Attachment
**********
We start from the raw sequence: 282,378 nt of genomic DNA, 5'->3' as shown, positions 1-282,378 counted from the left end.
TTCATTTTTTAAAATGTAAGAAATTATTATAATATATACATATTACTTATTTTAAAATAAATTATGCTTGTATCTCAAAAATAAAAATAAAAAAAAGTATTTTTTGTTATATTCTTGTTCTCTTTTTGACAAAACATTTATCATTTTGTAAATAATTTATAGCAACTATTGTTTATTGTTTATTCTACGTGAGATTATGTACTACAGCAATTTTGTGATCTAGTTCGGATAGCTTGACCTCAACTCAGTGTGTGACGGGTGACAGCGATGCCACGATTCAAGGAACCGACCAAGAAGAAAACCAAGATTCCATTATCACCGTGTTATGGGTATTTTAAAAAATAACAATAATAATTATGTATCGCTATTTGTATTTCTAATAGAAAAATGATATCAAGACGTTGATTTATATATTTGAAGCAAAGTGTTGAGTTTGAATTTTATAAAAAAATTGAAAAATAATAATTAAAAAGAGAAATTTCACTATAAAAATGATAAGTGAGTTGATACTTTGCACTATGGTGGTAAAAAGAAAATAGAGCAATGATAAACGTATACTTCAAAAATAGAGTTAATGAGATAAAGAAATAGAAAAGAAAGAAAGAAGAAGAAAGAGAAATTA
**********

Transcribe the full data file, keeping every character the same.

We start from the raw sequence: 282,378 nt of genomic DNA, 5'->3' as shown, positions 1-282,378 counted from the left end.
TTCATTTTTTAAAATGTAAGAAATTATTATAATATATACATATTACTTATTTTAAAATAAATTATGCTTGTATCTCAAAAATAAAAATAAAAAAAAGTATTTTTTGTTATATTCTTGTTCTCTTTTTGACAAAACATTTATCATTTTGTAAATAATTTATAGCAACTATTGTTTATTGTTTATTCTACGTGAGATTATGTACTACAGCAATTTTGTGATCTAGTTCGGATAGCTTGACCTCAACTCAGTGTGTGACGGGTGACAGCGATGCCACGATTCAAGGAACCGACCAAGAAGAAAACCAAGATTCCATTATCACCGTGTTATGGGTATTTTAAAAAATAACAATAATAATTATGTATCGCTATTTGTATTTCTAATAGAAAAATGATATCAAGACGTTGATTTATATATTTGAAGCAAAGTGTTGAGTTTGAATTTTATAAAAAAATTGAAAAATAATAATTAAAAAGAGAAATTTCACTATAAAAATGATAAGTGAGTTGATACTTTGCACTATGGTGGTAAAAAGAAAATAGAGCAATGATAAACGTATACTTCAAAAATAGAGTTAATGAGATAAAGAAATAGAAAAGAAAGAAAGAAGAAGAAAGAGAAATTA